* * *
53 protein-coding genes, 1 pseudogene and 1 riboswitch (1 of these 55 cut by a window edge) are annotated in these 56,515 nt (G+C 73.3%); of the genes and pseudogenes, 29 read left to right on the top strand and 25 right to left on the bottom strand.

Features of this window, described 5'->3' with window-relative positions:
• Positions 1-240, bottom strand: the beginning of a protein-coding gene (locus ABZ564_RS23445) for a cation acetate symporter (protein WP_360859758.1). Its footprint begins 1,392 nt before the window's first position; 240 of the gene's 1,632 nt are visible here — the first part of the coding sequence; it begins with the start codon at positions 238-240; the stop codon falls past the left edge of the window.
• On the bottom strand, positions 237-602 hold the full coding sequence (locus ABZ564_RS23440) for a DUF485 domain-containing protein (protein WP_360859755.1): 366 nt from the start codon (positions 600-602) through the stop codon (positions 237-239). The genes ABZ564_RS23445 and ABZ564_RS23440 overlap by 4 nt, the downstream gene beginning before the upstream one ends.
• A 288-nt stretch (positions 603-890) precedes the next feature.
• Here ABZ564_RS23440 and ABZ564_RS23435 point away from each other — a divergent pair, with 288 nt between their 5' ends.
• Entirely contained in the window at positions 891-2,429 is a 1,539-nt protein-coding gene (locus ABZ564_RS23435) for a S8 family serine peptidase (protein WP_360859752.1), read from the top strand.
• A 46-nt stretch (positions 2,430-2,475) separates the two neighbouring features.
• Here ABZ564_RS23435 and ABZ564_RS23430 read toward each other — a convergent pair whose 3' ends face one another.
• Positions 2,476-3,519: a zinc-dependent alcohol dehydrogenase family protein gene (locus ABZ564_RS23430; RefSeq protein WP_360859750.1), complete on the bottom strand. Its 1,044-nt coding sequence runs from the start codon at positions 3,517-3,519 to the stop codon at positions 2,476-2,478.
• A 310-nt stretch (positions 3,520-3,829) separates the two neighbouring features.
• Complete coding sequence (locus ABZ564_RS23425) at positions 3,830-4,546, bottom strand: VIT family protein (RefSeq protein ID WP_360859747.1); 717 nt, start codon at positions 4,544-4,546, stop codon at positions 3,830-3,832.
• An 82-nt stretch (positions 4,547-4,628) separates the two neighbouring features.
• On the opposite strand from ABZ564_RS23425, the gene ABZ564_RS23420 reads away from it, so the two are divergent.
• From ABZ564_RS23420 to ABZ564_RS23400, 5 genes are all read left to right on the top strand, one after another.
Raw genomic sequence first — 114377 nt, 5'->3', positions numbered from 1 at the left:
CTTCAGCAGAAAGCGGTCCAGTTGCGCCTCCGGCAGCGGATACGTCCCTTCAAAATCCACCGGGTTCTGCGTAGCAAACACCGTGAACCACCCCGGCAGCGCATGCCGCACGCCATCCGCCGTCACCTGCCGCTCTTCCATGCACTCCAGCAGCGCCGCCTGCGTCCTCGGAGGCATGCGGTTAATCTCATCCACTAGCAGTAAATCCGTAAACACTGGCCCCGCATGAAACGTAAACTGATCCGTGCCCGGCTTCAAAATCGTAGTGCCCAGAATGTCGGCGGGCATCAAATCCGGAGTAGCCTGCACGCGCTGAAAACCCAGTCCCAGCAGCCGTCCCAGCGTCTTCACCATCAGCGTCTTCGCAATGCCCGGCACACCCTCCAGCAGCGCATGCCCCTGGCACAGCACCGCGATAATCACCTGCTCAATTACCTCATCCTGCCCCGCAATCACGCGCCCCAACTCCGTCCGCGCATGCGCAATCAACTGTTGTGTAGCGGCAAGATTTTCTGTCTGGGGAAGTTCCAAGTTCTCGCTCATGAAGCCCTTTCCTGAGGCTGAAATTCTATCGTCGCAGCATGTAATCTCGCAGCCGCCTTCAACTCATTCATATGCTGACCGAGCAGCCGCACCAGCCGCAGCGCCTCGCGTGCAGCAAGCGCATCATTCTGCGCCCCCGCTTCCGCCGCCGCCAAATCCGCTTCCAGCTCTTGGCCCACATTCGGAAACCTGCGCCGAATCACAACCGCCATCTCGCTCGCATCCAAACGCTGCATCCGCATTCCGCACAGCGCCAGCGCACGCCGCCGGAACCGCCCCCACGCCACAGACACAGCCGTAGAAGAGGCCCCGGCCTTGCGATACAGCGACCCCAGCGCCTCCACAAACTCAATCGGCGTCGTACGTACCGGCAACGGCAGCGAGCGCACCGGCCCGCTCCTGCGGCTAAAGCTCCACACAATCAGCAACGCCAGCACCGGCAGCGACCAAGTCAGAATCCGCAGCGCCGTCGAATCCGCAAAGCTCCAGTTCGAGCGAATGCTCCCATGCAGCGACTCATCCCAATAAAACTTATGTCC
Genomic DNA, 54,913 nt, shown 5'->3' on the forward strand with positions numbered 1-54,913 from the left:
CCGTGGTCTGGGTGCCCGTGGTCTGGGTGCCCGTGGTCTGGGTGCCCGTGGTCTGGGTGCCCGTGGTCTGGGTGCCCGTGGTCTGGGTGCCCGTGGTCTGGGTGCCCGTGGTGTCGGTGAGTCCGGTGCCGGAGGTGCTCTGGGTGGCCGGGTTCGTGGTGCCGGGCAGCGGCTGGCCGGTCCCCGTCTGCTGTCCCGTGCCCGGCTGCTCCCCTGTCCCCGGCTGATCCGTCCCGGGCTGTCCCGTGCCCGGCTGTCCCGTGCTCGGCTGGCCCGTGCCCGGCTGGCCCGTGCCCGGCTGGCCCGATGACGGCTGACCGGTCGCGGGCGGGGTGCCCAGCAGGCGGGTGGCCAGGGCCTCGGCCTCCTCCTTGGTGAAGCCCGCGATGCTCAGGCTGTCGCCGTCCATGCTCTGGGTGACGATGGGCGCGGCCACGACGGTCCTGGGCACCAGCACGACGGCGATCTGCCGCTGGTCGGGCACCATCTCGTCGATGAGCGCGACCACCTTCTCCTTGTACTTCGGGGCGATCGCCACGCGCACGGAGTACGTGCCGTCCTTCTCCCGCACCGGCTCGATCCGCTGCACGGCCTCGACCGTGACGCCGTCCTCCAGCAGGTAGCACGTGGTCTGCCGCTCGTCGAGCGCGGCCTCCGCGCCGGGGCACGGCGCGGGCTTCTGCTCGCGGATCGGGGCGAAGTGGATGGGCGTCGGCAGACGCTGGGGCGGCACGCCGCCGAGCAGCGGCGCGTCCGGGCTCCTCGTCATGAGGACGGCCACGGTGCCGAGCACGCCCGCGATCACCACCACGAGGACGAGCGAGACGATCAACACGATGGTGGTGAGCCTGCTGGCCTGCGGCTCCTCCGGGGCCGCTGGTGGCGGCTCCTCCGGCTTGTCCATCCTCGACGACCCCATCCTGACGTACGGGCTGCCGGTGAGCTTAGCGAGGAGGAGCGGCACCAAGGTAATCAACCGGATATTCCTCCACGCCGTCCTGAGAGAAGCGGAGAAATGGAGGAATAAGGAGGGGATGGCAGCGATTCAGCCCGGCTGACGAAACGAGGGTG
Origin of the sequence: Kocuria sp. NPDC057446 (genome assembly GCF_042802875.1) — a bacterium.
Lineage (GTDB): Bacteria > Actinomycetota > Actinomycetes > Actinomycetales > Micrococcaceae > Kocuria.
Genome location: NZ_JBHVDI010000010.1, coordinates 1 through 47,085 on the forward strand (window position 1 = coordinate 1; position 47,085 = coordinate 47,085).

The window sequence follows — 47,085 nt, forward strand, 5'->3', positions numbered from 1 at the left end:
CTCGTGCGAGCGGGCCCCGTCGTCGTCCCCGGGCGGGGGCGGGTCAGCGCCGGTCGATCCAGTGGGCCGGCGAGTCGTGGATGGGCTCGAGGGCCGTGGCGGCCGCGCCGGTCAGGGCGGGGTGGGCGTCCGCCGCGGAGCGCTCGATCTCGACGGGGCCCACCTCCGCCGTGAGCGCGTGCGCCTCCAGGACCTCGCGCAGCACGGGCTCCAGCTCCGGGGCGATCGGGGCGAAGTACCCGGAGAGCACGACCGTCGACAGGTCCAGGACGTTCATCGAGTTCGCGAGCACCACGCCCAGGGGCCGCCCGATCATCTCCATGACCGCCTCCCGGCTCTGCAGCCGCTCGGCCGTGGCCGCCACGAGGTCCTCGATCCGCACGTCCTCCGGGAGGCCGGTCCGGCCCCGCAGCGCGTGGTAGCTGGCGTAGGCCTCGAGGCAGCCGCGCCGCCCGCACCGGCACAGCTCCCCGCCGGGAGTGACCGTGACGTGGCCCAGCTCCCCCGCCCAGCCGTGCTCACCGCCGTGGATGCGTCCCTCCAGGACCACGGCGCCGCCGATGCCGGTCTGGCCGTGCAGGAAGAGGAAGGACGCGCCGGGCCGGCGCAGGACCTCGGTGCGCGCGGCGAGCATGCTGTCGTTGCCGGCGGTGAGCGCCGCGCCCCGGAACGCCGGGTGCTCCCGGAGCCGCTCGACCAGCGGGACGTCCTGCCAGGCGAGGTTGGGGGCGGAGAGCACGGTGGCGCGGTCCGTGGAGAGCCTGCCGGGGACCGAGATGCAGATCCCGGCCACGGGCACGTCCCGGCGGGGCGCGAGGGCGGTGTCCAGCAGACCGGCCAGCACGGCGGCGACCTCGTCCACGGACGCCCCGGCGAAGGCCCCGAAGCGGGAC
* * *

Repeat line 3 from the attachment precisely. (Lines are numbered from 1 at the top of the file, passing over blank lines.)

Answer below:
• Positions 1-240, bottom strand: the beginning of a protein-coding gene (locus ABZ564_RS23445) for a cation acetate symporter (protein WP_360859758.1). Its footprint begins 1,392 nt before the window's first position; 240 of the gene's 1,632 nt are visible here — the first part of the coding sequence; it begins with the start codon at positions 238-240; the stop codon falls past the left edge of the window.